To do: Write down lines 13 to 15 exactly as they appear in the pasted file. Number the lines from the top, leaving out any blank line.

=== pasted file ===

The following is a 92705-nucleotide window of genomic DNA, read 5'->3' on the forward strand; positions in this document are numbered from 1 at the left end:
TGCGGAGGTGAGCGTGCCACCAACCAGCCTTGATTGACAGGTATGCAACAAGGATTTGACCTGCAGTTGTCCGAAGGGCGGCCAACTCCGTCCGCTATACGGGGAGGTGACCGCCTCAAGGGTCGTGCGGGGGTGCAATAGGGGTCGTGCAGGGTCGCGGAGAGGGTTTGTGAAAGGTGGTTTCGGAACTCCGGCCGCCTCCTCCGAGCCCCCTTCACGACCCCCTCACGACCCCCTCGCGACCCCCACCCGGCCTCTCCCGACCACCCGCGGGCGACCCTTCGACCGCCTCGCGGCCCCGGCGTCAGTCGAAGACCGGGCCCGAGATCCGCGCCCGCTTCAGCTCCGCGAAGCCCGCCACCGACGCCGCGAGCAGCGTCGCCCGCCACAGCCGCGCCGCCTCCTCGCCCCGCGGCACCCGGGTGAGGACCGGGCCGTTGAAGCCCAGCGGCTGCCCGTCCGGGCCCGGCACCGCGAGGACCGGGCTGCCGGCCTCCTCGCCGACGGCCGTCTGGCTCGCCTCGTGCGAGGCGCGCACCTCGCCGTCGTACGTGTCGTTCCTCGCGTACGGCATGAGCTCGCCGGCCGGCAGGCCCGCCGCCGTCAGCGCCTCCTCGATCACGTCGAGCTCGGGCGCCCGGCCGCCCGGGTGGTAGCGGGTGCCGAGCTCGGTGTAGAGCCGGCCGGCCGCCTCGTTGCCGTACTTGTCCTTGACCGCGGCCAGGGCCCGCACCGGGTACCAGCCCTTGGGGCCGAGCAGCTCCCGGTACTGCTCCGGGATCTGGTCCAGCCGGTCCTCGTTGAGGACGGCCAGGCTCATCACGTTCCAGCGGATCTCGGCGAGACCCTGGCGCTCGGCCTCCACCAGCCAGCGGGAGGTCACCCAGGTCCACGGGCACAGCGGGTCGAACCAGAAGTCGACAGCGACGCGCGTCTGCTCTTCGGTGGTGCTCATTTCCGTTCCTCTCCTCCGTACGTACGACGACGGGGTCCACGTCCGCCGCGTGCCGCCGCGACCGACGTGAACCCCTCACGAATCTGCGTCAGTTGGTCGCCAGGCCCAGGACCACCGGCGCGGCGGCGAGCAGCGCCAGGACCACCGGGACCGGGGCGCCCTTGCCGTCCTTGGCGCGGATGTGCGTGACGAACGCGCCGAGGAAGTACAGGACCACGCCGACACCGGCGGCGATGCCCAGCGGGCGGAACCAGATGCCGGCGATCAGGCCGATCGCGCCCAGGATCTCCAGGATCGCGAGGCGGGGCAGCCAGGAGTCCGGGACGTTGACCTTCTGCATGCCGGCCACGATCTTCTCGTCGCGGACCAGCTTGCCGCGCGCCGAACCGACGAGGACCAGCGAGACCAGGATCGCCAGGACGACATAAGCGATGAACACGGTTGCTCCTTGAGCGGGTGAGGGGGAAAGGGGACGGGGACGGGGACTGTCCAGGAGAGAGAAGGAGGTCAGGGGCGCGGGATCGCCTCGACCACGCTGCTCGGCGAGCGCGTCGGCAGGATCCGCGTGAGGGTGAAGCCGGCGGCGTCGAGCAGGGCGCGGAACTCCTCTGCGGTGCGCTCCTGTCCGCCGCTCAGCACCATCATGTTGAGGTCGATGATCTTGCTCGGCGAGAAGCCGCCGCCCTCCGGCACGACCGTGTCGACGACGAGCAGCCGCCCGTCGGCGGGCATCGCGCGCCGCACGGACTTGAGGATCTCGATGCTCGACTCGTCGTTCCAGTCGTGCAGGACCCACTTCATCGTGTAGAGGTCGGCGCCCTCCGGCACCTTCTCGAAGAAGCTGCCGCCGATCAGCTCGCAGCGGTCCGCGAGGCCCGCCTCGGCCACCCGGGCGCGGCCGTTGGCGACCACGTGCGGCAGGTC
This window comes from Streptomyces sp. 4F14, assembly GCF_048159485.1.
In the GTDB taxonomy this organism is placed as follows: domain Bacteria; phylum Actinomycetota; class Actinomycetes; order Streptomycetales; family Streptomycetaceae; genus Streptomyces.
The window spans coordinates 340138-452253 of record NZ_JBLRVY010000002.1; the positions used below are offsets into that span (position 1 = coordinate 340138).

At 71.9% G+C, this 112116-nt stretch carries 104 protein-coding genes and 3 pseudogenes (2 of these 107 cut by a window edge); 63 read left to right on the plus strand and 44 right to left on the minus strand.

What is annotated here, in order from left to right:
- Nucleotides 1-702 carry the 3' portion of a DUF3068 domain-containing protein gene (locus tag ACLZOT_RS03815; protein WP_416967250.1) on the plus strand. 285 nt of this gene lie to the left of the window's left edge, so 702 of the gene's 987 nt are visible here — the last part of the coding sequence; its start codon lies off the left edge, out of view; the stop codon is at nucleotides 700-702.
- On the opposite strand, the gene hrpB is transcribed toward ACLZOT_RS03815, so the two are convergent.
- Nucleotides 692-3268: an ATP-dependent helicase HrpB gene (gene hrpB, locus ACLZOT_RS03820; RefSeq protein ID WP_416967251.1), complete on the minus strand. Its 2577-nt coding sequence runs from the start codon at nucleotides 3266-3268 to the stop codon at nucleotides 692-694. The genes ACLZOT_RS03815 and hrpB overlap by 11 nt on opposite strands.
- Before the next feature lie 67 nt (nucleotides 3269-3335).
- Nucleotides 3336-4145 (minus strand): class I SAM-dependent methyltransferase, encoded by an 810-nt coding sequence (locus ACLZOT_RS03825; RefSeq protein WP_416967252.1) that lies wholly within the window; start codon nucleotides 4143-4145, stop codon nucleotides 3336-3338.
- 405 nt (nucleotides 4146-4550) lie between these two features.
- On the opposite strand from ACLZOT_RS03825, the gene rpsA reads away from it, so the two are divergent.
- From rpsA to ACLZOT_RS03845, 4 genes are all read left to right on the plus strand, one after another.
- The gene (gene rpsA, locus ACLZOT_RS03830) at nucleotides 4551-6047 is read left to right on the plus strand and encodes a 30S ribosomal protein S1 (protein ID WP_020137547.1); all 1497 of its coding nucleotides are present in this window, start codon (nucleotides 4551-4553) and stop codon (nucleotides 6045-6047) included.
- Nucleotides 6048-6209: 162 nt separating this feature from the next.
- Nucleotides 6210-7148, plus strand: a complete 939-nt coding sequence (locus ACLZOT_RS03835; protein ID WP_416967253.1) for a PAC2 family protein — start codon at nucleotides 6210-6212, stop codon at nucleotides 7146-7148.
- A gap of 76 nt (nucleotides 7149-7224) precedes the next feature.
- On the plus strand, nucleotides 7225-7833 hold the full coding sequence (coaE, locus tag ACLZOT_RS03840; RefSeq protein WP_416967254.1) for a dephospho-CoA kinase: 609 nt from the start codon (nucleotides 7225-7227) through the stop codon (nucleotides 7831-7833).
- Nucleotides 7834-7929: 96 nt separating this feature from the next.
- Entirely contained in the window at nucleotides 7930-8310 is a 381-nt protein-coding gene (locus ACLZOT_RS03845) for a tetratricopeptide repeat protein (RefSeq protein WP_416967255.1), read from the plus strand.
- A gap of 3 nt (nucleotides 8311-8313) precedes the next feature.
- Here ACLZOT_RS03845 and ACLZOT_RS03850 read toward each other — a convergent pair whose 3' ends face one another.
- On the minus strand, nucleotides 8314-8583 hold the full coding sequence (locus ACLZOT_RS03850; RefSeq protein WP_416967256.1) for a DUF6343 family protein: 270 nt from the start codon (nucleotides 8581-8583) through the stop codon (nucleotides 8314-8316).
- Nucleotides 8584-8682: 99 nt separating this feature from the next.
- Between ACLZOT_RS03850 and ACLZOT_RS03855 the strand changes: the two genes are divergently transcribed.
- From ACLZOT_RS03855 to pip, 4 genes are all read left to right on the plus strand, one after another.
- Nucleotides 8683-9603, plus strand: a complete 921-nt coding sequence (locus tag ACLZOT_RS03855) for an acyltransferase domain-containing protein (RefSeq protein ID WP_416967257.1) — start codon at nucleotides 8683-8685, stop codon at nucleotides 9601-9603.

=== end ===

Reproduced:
- 405 nt (nucleotides 4146-4550) lie between these two features.
- On the opposite strand from ACLZOT_RS03825, the gene rpsA reads away from it, so the two are divergent.
- From rpsA to ACLZOT_RS03845, 4 genes are all read left to right on the plus strand, one after another.